The longest flight I’d ever been on, prior to Wednesday, was a roughly ten hour flight to London. Overnight. Same time zone. Child’s play. The epic continent- and Indian Ocean-spanning journey to get to Korea was an entirely different story…
I met Sylvia, my travelling buddy and fellow resident of Jeju Island, at ORTIA (the airport). She had flown up from Cape Town that morning. We were going all the way to the guesthouse in Jeju together, and sharing a room there. I was glad to have someone to go with, but only later would I realise how truly grateful I was for her being there.
On Singapore Airlines, they try to make the plebs in economy class forget that they’re travelling economy class, so they hand out hot towels (like in The Wedding Singer, and just like the Wedding Singer, we had to look around at other people to know what to do with them) and menus. And how fancy are the menus! The dinner was basically chicken or beef, but dressed in such elegant terminology, you forgot your choices were chicken and beef. The flight attendants were all beautifully dressed and we each had our own video screen. (I watched Temple Grandin – such an excellent movie and I’d never heard of it. Seriously, watch it. It’s amazing. – and Tangled! Which was super fun.) They served dinner at around 4pm and turned the lights down, to fool people into sleeping. Even though I’d had only three hours sleep the night before, I was not fooled, and watched Tangled instead. This meant I’d only had just over an hour’s sleep when they woke us at 11pm – for breakfast. I may have done stranger things; I just can’t think of anything right now.
The sun was just lightening the sky as we landed at Singapore Airport. It was 6am there, but already so hot and humid. We were very glad to find hand luggage trollies! What a great invention.We wanted to stop and check Facebook (and Twitter) at the free internet place they had, but realised we were cutting it fine to get to our gate at the other end of the terminal, so we abandoned that idea and hurried on. At the security checkpoint they confiscated my handwash and an extra body lotion which had been packed in my hand luggage :( I was very sad about this. I didn’t even consider that the 100ml rule would apply to people in transit, but what can you do.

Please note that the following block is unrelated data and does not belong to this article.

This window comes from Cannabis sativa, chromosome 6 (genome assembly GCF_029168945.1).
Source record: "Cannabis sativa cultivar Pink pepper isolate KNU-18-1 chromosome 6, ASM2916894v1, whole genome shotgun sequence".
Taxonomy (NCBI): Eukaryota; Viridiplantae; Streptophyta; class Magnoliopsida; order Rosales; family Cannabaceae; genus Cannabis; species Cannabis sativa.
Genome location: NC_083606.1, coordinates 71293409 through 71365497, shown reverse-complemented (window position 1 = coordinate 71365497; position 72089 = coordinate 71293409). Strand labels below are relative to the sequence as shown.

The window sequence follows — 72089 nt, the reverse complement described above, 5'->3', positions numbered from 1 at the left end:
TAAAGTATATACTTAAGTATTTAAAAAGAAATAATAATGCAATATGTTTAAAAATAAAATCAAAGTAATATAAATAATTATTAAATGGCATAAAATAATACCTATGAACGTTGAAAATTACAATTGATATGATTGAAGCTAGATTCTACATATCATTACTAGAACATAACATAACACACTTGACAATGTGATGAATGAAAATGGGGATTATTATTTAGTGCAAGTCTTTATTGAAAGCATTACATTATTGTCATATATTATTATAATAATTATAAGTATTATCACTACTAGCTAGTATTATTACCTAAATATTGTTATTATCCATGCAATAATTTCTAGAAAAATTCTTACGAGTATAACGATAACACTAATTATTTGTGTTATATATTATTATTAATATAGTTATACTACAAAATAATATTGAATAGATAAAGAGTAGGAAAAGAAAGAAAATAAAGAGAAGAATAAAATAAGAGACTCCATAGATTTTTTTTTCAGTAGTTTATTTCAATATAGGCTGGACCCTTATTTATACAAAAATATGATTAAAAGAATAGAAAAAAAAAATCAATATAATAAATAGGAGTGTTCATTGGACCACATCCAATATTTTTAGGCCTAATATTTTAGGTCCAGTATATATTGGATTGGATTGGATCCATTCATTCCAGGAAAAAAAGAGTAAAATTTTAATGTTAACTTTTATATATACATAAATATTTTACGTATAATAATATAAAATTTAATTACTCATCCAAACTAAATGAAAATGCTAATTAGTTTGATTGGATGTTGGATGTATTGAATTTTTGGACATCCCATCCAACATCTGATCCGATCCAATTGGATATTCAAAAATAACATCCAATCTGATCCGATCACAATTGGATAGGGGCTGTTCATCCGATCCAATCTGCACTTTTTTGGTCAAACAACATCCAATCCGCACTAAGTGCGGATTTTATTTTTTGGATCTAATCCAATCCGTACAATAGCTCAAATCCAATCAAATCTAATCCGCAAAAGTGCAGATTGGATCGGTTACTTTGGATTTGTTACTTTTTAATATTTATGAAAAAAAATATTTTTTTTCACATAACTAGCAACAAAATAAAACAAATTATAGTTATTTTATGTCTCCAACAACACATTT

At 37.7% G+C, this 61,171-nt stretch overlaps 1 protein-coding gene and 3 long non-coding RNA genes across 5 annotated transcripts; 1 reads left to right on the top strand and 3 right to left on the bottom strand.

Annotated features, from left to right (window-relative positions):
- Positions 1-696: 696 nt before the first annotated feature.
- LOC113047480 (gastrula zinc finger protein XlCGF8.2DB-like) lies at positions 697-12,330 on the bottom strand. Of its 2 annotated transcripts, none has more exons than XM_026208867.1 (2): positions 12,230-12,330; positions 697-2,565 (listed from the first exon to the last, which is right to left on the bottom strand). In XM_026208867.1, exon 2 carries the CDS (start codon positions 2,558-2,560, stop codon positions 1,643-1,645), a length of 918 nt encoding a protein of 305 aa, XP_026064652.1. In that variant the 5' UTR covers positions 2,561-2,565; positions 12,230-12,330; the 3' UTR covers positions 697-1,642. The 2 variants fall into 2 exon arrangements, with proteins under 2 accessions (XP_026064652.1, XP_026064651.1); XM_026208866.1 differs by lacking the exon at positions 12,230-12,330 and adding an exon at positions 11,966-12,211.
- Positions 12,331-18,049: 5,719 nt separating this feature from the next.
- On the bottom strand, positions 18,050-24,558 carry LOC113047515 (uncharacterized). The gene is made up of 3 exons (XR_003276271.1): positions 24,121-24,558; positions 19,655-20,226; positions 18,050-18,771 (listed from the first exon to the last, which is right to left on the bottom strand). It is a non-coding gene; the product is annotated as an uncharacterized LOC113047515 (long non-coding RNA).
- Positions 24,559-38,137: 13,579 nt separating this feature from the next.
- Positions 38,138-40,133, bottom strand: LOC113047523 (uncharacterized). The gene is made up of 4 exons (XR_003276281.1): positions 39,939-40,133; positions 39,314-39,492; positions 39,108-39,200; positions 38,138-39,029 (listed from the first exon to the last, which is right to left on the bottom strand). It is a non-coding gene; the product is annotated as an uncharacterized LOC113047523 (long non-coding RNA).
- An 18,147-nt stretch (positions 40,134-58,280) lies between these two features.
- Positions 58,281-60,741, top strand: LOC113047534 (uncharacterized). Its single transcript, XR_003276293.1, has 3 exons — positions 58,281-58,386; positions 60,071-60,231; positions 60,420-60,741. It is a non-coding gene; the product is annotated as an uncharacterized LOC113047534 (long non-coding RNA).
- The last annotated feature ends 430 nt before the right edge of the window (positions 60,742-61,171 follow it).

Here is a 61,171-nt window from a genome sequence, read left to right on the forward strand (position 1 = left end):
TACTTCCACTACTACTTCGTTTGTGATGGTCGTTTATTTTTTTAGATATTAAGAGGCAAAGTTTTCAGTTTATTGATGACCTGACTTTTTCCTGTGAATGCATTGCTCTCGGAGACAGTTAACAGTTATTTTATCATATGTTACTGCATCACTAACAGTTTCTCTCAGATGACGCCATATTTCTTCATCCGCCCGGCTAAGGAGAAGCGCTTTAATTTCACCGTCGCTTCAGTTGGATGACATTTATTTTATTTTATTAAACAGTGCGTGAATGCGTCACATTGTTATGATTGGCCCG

I crashed like a badly designed paper jet as soon as I was in my seat. I was woken up for second breakfast (I got a fright and said “What?!” rather rudely to the poor flight attendant) but I just had some tea and went back to sleep. The flight was six hours long and we landed in Seoul at about 3pm local time. Filling in customs forms, I realised I wouldn’ t be able to bring in my droëwors so Sylvia and I set about eating it all before we got into the airport. What? Wouldn’t you?
There was minor drama at customs and immigration; because we hadn’t written down proper addresses or phone numbers on our forms (because we DIDN’T KNOW THEM) so we were called over and Sylvia had her suitcase searched. I had a very nice little old man who was very excited to hear I was there to teach English and was quite happy just to check my offical certificate of appointment. Then we collected out luggage and walked out the terminal to…. SNOW! It was very very light and melted as soon as it touched the ground or your hand, but it was snow. We were terribly excited, and got some very strange looks as we stared, enraptured, at the falling flakes.